The beautiful valley of Paro encapsulates within itself a rich culture, scenic beauty and hundreds of myths and legends. It is home to many of Bhutan's oldest temples and monasteries, National Museum and country's only airport. Mount. Chomolhari (7,314m) reigns in white glory at the northern end of the valley and its glacial water plunge through deep gorges to form Pa Chhu (Paro river). Paro is also one of the most fertile valley in the Kingdom producing a bulk of the locally famous red rice from its terraced fields.
Places of interest in and around Paro
Built in 1646 by Shabdrung Ngawang Namgyal , the first spiritual and temporal ruler of Bhutan, the Dzong houses the monastic body of Paro, the office of the Dzongda (district administrative head) and Thrimpon (judge) of Paro district. The approach to the Dzong is through a traditional covered bridge called Nemi Zam. A walk through the bridge, over a stone inlaid path, offers a good view of the architectural wonder of the Dzong as well as life around it. It is also the venue of Paro Tshechu, held once a year in the spring.
One time watch tower built to defend Rinpung Dozng during inter-valley wars of the 17th century, since 1967 Ta Dzong is serving as the National Museum of the country. It holds fascinating collection of art, relics, religious thangkha paintings and Bhutan's exquisite postage stamps. The museum circular shape augments its varied collection displayed over several floors.
This Dzong, with a delightful village nestling at its foot, was built in 1646 by Shabdrung Ngawang Namgyal to commemorate his victory over the Tibetan invaders. Historically and strategically this Dzong withstood all its glory and was featured in 1914 vide National Geographic magazine. The glory of Drukgyel Dzong remained even when its was destroyed by fire in 1951. On a clear day, one can see the commanding view of Mount. Chomolhari from the village, below the Dzong.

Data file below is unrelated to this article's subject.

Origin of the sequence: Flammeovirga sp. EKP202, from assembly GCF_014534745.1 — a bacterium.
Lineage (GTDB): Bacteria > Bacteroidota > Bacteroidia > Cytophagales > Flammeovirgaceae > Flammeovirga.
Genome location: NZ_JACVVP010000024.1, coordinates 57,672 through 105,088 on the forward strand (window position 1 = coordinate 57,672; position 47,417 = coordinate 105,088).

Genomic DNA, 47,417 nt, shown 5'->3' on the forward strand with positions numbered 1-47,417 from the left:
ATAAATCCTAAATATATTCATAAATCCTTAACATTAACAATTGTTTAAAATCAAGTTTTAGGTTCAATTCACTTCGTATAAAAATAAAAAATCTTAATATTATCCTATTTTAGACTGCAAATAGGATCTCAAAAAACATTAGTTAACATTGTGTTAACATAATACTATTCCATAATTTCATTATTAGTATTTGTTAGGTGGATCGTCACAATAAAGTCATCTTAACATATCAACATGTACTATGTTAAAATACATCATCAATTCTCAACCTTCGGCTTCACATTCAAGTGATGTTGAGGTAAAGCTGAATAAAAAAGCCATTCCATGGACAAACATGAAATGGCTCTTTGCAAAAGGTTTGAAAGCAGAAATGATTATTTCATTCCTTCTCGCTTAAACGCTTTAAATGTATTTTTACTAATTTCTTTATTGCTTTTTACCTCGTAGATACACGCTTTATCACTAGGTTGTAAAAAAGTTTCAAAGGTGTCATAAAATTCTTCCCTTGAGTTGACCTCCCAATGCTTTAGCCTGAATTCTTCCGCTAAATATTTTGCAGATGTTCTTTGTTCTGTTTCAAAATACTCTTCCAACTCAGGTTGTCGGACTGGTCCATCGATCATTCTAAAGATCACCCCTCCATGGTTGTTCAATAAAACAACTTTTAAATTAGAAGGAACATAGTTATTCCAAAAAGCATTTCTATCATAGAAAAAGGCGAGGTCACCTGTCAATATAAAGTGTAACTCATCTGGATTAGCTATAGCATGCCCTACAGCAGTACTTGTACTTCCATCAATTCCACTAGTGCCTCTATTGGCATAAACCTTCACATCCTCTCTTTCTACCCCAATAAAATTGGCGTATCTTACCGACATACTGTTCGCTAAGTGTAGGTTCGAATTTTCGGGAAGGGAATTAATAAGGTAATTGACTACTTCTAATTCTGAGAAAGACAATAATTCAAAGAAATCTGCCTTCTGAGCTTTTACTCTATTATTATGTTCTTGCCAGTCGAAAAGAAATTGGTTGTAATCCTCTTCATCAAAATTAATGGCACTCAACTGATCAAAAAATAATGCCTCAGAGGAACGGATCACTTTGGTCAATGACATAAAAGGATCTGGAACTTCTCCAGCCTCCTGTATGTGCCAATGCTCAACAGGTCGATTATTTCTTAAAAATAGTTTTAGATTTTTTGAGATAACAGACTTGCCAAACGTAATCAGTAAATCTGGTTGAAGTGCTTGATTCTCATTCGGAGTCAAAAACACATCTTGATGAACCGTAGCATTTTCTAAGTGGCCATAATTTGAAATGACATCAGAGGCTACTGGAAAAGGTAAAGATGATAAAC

It is one of the oldest and most sacred shrines of the Kingdom dating back to 7th century (the other is Jambey Lhakahng in Bumthang). The lhakhang complex is composed of two temples. The first temple was built by Tibetan King, Songtsen Gampo in the 7th century and in 1968, H.M. Ashi Kesang, the Queen Mother of Bhutan, built the second temple in original pattern.
Farm House (traditional village house)
The beauty of Paro valley is embellished by cluster of quaint farm houses. Bhutanese farm houses are very colorful, decorative and traditionally built without the use of single nail. All houses follow the same architectural pattern. A visit to Farm House is very interesting and offers a good glimpse into the lifestyle of a farmer.
Built in 1525, this town temple was formed by Ngawang Chhogyel, one of the prince-abbots of Ralung in Tibet and an ancestor of the Shabdrung Ngawang Namgyal.
To the west of the road is Dungtse Lhakhang, a chorten-like temple. This unusual building was built in 1433 by the iron bridge builder Thangtong Gyalpo. It has three floors representing hell, earth and heaven and the paintings inside are said to be some of the best in Bhutan.
Beyond Dungtse Lhakhang, to the east of the road, the tiny Pana Lhakhang is quite old and is believed to have been built in the seventh century.
Ugyen Pelri Palace
Ugyen Pelri Palace is in a secluded wooded compound on the south side of the river just west of the Dzong. This Palace was built by the Paro Penlop, Tsering Penjor, in the early 1900s. It is designed after Guru Rinpoche's celestial paradise, Zangto Pelri, and is one of the most beautiful examples of Bhutanese architecture.
Located behind Paro Dzong, this small temple is home to a magnificent statue of Sakyamuni Buddha that was carried all the way from Lhasa and also houses the protector deity of Paro. Legend has it that the statue of Sakyamuni was destined for Paro Dzong and merely placed in the temple for overnight safe keeping. However, when the time came to move the statue, it proved impossible to lift. As a result, it became a permanent feature of the lhakhang.
Taktshang Lhakhang (Tiger's Nest)
It is one of the most famous of Bhutan's monasteries, perched on the side of a cliff 900m above the Paro valley floor. It is said that Guru Rinpoche arrived here on the back of a tigress and meditated at this monastery and hence it is called "Tiger's Nest". This site has been recognized as a most sacred place and visited by Shabdrung Ngawang Namgyal in 1646 and now visited by all Bhutanese at least once in their lifetime. On 19 April, 1998, a fire severely damaged the main structure of building but now this Bhutanese jewel has been restored to its original splendor.